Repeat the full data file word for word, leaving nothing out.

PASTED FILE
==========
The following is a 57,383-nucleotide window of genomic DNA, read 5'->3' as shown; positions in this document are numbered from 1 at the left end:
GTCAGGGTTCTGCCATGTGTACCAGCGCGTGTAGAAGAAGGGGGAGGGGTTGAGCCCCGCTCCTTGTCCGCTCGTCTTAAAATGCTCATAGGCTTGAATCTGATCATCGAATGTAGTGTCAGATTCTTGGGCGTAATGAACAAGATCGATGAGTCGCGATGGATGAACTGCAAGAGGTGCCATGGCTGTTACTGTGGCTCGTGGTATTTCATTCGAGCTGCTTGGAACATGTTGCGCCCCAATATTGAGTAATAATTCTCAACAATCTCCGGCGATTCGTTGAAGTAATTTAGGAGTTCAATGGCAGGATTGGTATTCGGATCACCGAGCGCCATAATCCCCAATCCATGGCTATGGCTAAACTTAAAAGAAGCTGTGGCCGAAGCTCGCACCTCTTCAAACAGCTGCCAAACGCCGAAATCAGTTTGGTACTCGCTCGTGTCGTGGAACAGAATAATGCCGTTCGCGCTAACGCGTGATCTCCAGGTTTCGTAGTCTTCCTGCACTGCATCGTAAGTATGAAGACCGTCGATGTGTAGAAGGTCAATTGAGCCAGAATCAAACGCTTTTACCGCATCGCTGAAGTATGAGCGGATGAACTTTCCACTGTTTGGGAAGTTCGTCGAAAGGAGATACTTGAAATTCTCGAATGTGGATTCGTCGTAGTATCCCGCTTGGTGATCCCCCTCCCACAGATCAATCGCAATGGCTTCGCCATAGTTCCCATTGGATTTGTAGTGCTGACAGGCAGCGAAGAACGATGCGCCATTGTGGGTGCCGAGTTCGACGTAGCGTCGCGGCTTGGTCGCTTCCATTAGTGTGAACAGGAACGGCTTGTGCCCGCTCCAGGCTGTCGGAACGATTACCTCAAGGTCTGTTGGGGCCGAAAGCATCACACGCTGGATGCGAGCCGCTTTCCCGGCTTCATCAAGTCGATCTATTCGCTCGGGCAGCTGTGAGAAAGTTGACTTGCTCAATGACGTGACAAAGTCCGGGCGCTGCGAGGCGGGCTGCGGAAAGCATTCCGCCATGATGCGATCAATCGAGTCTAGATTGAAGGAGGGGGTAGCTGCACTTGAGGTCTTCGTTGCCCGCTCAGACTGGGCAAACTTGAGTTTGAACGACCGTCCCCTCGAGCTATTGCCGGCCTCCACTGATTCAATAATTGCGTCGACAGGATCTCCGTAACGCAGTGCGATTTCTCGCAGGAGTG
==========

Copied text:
The following is a 57,383-nucleotide window of genomic DNA, read 5'->3' as shown; positions in this document are numbered from 1 at the left end:
GTCAGGGTTCTGCCATGTGTACCAGCGCGTGTAGAAGAAGGGGGAGGGGTTGAGCCCCGCTCCTTGTCCGCTCGTCTTAAAATGCTCATAGGCTTGAATCTGATCATCGAATGTAGTGTCAGATTCTTGGGCGTAATGAACAAGATCGATGAGTCGCGATGGATGAACTGCAAGAGGTGCCATGGCTGTTACTGTGGCTCGTGGTATTTCATTCGAGCTGCTTGGAACATGTTGCGCCCCAATATTGAGTAATAATTCTCAACAATCTCCGGCGATTCGTTGAAGTAATTTAGGAGTTCAATGGCAGGATTGGTATTCGGATCACCGAGCGCCATAATCCCCAATCCATGGCTATGGCTAAACTTAAAAGAAGCTGTGGCCGAAGCTCGCACCTCTTCAAACAGCTGCCAAACGCCGAAATCAGTTTGGTACTCGCTCGTGTCGTGGAACAGAATAATGCCGTTCGCGCTAACGCGTGATCTCCAGGTTTCGTAGTCTTCCTGCACTGCATCGTAAGTATGAAGACCGTCGATGTGTAGAAGGTCAATTGAGCCAGAATCAAACGCTTTTACCGCATCGCTGAAGTATGAGCGGATGAACTTTCCACTGTTTGGGAAGTTCGTCGAAAGGAGATACTTGAAATTCTCGAATGTGGATTCGTCGTAGTATCCCGCTTGGTGATCCCCCTCCCACAGATCAATCGCAATGGCTTCGCCATAGTTCCCATTGGATTTGTAGTGCTGACAGGCAGCGAAGAACGATGCGCCATTGTGGGTGCCGAGTTCGACGTAGCGTCGCGGCTTGGTCGCTTCCATTAGTGTGAACAGGAACGGCTTGTGCCCGCTCCAGGCTGTCGGAACGATTACCTCAAGGTCTGTTGGGGCCGAAAGCATCACACGCTGGATGCGAGCCGCTTTCCCGGCTTCATCAAGTCGATCTATTCGCTCGGGCAGCTGTGAGAAAGTTGACTTGCTCAATGACGTGACAAAGTCCGGGCGCTGCGAGGCGGGCTGCGGAAAGCATTCCGCCATGATGCGATCAATCGAGTCTAGATTGAAGGAGGGGGTAGCTGCACTTGAGGTCTTCGTTGCCCGCTCAGACTGGGCAAACTTGAGTTTGAACGACCGTCCCCTCGAGCTATTGCCGGCCTCCACTGATTCAATAATTGCGTCGACAGGATCTCCGTAACGCAGTGCGATTTCTCGCAGGAGTG